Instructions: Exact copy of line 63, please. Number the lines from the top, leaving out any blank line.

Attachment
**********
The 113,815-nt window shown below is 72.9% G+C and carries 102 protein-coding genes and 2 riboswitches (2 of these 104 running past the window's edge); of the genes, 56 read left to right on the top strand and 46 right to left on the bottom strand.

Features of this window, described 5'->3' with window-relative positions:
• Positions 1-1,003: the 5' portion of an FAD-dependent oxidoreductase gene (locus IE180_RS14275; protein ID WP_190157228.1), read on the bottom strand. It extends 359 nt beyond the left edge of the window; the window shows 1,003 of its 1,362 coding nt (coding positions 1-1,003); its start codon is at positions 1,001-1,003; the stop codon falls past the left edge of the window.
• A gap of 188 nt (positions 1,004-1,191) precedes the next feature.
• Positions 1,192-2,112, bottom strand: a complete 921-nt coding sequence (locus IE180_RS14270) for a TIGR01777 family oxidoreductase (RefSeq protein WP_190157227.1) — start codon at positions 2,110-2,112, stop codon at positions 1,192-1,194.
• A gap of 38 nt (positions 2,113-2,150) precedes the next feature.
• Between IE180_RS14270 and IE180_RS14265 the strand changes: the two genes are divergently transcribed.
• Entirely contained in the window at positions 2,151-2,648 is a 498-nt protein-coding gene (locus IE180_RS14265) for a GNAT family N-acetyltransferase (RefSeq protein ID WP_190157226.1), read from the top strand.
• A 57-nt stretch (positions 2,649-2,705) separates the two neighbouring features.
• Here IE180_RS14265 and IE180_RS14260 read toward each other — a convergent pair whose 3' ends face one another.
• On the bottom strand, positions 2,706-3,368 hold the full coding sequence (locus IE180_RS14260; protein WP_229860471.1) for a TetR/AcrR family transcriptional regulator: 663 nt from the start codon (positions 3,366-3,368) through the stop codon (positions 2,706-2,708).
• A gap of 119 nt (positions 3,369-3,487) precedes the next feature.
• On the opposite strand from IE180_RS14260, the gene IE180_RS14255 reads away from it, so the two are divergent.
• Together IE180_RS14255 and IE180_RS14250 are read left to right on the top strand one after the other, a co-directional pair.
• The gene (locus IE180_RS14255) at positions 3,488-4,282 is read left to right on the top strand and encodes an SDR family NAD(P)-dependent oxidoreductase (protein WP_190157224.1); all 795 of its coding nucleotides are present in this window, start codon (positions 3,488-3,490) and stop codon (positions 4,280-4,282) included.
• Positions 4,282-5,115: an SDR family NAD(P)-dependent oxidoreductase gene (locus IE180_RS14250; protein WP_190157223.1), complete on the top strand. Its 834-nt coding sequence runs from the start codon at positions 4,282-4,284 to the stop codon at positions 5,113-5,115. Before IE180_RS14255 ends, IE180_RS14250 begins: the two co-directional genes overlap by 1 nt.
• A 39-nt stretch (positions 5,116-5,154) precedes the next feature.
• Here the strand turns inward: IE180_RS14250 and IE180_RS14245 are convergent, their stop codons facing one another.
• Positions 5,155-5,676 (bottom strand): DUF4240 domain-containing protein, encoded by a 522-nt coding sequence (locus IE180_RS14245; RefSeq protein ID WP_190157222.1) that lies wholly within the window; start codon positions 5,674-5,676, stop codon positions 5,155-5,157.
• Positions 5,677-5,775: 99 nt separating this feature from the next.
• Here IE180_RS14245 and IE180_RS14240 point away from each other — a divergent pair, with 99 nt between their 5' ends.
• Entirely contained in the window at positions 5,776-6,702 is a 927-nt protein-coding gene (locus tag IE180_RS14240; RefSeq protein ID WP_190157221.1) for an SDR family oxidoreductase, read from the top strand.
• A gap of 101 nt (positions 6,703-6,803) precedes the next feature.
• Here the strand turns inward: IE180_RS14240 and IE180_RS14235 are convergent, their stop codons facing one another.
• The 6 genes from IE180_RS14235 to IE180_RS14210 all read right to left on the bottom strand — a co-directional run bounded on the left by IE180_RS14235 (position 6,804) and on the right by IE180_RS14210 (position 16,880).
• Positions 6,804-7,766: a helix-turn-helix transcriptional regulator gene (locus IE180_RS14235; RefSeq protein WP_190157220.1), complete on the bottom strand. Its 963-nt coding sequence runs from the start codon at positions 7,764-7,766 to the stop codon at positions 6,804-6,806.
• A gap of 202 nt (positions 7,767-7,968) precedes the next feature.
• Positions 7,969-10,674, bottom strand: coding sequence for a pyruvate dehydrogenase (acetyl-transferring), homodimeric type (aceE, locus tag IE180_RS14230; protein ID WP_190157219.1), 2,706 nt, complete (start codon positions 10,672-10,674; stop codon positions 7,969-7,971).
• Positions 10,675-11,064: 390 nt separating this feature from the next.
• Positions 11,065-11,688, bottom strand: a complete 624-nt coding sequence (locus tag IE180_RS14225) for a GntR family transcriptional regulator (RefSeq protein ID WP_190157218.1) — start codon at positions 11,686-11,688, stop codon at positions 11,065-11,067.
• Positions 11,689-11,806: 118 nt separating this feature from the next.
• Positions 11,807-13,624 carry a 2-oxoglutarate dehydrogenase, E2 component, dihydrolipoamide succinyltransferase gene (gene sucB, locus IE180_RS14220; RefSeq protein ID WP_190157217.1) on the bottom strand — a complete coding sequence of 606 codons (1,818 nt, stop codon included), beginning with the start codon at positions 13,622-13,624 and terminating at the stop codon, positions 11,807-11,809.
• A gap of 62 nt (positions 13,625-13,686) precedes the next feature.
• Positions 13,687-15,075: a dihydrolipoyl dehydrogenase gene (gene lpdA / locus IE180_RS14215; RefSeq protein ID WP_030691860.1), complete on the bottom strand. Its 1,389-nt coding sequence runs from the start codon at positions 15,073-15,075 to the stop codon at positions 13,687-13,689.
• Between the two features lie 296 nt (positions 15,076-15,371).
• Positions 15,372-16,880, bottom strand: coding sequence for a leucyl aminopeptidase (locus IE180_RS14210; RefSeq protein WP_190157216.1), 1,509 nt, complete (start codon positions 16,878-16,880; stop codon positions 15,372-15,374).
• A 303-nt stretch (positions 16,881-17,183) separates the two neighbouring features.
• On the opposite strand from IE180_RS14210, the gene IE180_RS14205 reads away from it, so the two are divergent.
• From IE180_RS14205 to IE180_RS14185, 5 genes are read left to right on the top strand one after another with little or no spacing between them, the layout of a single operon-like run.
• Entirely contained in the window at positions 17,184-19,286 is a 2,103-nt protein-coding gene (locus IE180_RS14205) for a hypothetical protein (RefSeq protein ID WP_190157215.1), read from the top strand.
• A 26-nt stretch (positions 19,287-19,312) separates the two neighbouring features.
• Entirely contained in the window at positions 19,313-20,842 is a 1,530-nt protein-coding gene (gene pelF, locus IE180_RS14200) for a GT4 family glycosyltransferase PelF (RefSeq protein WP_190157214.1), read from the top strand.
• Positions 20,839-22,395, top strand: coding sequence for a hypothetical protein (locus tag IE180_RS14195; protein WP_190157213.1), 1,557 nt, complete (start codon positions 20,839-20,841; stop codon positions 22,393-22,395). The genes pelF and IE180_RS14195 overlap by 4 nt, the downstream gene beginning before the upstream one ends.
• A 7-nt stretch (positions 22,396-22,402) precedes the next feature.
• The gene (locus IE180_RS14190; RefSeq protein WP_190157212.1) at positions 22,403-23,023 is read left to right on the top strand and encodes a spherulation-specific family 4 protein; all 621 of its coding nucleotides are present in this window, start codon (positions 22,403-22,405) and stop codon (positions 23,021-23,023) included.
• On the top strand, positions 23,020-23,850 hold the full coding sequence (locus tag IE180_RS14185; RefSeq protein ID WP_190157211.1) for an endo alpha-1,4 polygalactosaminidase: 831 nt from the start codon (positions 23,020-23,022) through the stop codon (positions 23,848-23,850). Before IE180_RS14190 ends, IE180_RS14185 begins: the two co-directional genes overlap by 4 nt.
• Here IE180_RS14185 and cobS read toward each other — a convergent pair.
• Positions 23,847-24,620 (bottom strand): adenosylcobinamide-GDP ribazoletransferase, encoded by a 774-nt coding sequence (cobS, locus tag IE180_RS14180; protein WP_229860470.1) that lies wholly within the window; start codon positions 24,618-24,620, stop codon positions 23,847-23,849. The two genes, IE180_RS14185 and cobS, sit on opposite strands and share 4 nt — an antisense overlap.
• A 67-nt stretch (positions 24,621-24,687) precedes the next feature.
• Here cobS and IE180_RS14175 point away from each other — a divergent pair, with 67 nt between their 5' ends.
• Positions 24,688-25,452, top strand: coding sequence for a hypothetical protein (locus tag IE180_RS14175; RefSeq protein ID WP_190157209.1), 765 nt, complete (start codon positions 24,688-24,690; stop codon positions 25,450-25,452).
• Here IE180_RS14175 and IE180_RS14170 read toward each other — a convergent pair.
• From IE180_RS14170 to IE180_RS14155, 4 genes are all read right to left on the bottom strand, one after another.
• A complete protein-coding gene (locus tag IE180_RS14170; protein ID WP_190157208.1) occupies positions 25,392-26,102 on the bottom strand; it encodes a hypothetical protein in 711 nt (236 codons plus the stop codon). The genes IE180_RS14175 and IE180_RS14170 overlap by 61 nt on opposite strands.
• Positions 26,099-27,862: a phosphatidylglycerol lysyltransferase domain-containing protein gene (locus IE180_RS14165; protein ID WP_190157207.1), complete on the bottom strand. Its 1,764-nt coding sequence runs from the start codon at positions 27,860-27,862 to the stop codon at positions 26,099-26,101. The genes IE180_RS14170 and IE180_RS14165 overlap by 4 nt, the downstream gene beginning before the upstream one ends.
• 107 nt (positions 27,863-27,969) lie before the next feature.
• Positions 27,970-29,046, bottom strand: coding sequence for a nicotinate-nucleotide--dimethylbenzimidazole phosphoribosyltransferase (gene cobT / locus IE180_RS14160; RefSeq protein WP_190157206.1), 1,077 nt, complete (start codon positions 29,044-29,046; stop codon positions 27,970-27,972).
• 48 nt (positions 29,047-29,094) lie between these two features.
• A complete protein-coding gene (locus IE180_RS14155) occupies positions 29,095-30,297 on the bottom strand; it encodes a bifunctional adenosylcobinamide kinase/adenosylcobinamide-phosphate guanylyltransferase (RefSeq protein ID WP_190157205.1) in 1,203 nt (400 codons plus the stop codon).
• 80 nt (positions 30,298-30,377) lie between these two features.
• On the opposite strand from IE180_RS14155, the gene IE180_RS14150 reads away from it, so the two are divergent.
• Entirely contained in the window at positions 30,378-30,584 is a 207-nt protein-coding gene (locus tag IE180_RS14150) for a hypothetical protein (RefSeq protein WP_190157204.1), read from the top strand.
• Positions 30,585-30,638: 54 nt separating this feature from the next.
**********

• Positions 30,585-30,638: 54 nt separating this feature from the next.